EVERY PATIENT TELLS A STORY: MEDICAL MYSTERIES AND THE ART OF DIAGNOSIS
Dr. Lisa Sanders, Broadway Books (2010), £9.76
Reviewed by Riya Kosta
Lisa Sanders’ memoir is every avid reader’s portal into medical mysteries. It acquaints future doctors with some of the necessary elements that will aid them to fulfil their highest clinical potential and unfurls brain-teasing responses to treatment and atypical diagnosis. It is truly an intriguing compilation of medical mysteries that is indeed a masterpiece.
The book is written in such a manner that lets its readers experience every moment (certainly better than a virtual reality tour!). Each chapter unravels a complicated diagnosis and gives a key to its readers that unlocks secrets which can bestow the world with better doctors. The book not only focuses on the stories of patients dealing rare diseases, but reveals Sanders’ methodology and approach towards building an accurate diagnosis. The book has also raised the importance of physical examination, shedding light on the fact that the increasing use of technology has condemned physical examination to a less important tool among young doctors. She elaborates that physical examinations are shortcuts to the diagnosis. To quote a line that really struck me as a reader, “the body is there filled with so much, so much to tell you. But if you do not speak the language, you will be deaf to its secrets.”
She also highlights the necessity of understanding patients’ pain. Through her memories, Sanders acquaints the reader with the healing power of touch with a mesmerising story. The book is so immaculately written that it actually teleports its reader into a scenario, giving a deeper insight into all that is happening.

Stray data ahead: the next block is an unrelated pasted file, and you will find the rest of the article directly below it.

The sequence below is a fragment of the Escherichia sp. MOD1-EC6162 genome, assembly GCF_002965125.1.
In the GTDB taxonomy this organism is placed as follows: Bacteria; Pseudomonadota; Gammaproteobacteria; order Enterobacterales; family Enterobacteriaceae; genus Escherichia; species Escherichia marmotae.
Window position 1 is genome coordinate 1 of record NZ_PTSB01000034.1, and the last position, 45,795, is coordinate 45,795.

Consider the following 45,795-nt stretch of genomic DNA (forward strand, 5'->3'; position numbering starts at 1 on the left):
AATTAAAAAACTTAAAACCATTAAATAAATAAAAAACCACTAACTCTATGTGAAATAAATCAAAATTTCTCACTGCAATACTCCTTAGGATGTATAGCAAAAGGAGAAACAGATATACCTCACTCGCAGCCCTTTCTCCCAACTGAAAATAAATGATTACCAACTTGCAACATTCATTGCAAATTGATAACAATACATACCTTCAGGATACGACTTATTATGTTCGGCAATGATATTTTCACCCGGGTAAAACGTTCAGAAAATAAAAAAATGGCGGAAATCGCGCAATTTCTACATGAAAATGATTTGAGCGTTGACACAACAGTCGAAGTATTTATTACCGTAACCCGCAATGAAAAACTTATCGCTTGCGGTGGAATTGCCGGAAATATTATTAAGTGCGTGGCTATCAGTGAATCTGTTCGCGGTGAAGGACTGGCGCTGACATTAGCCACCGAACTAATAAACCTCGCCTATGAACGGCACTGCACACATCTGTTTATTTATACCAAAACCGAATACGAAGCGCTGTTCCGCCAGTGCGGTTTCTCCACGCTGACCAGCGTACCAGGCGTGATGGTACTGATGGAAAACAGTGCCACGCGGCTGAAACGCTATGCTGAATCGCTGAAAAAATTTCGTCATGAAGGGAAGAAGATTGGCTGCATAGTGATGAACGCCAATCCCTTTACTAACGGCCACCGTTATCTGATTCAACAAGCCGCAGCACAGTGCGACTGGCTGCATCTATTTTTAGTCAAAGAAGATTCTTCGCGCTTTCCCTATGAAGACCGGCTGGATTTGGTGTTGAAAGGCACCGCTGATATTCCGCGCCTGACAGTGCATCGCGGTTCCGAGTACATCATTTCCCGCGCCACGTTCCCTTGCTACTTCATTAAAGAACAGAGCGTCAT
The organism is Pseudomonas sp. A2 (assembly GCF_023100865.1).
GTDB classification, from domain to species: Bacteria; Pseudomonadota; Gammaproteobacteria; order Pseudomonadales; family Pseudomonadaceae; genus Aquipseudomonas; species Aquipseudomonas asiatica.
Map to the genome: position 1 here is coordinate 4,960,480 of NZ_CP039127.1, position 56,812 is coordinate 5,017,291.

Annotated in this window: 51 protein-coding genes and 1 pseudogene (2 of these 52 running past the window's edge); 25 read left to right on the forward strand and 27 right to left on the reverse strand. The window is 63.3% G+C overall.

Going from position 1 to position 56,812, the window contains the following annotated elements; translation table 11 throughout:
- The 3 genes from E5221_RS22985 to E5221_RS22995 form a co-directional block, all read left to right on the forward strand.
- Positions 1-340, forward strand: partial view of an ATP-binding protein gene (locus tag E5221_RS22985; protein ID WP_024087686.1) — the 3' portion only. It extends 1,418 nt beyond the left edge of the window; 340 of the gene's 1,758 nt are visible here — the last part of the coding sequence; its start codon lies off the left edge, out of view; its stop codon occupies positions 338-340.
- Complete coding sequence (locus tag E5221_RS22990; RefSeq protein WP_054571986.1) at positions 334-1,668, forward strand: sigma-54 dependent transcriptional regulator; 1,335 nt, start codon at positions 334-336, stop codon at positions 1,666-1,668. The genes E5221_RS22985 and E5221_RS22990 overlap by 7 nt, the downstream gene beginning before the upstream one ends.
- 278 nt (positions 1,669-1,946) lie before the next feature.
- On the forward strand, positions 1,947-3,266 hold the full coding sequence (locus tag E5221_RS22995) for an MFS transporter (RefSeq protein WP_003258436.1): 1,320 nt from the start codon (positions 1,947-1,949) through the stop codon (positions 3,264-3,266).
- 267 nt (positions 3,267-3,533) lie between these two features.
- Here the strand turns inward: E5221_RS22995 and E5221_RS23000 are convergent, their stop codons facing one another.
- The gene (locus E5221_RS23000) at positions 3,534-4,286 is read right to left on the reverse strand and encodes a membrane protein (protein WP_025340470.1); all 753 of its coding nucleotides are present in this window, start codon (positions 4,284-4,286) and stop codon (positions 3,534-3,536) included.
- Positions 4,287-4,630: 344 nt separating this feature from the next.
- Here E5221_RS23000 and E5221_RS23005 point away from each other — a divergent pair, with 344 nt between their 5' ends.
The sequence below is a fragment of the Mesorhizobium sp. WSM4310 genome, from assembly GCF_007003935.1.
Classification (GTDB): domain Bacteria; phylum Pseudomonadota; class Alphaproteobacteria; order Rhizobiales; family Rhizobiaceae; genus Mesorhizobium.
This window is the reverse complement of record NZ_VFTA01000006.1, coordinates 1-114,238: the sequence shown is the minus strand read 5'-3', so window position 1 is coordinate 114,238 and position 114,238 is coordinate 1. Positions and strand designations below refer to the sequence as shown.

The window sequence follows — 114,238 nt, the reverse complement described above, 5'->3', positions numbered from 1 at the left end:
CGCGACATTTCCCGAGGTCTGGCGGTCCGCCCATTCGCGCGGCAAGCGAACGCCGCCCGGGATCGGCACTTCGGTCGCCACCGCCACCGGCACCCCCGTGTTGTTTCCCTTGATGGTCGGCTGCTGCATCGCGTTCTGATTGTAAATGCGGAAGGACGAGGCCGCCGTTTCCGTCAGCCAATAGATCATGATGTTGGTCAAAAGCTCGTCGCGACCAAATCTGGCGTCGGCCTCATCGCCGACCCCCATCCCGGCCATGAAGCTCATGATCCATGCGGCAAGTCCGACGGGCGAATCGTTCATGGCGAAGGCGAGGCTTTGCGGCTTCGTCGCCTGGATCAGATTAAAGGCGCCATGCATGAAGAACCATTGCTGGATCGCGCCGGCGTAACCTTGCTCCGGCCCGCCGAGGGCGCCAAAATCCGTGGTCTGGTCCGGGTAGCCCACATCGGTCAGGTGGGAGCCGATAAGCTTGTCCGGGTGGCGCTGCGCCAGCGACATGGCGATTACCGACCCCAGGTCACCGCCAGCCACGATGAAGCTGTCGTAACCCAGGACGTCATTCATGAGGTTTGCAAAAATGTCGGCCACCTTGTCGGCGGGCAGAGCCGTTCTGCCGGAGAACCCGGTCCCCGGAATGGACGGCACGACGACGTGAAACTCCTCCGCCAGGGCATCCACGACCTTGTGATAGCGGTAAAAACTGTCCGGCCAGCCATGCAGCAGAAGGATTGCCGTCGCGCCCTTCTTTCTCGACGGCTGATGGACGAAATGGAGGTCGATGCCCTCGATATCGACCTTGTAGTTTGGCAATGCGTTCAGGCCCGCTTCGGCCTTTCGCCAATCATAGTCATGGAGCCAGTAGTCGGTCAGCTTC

To quote a line that really struck me as a reader, “the body is there filled with so much, so much to tell you. But if you do not speak the language, you will be deaf to its secrets.”
Sander tends to focus upon the mistakes residents tend to make during the initial years of their practice. She puts forward the idea that when sympathy overpowers empathy in that emotional tug of war in a doctor's mind, even the simplest diagnosis becomes a puzzle. Yet the hustle and bustle of the emergency room is also brought to life in her stories. She describes some of peculiar diseases like West Nile virus, Wilson’s disease, Lyme disease, and the psychiatric symptoms caused by Jimmson’s weed, which many clinicians will not meet in their practice.
All in all, the book is packed with thoughts that could change our approach to diagnosis.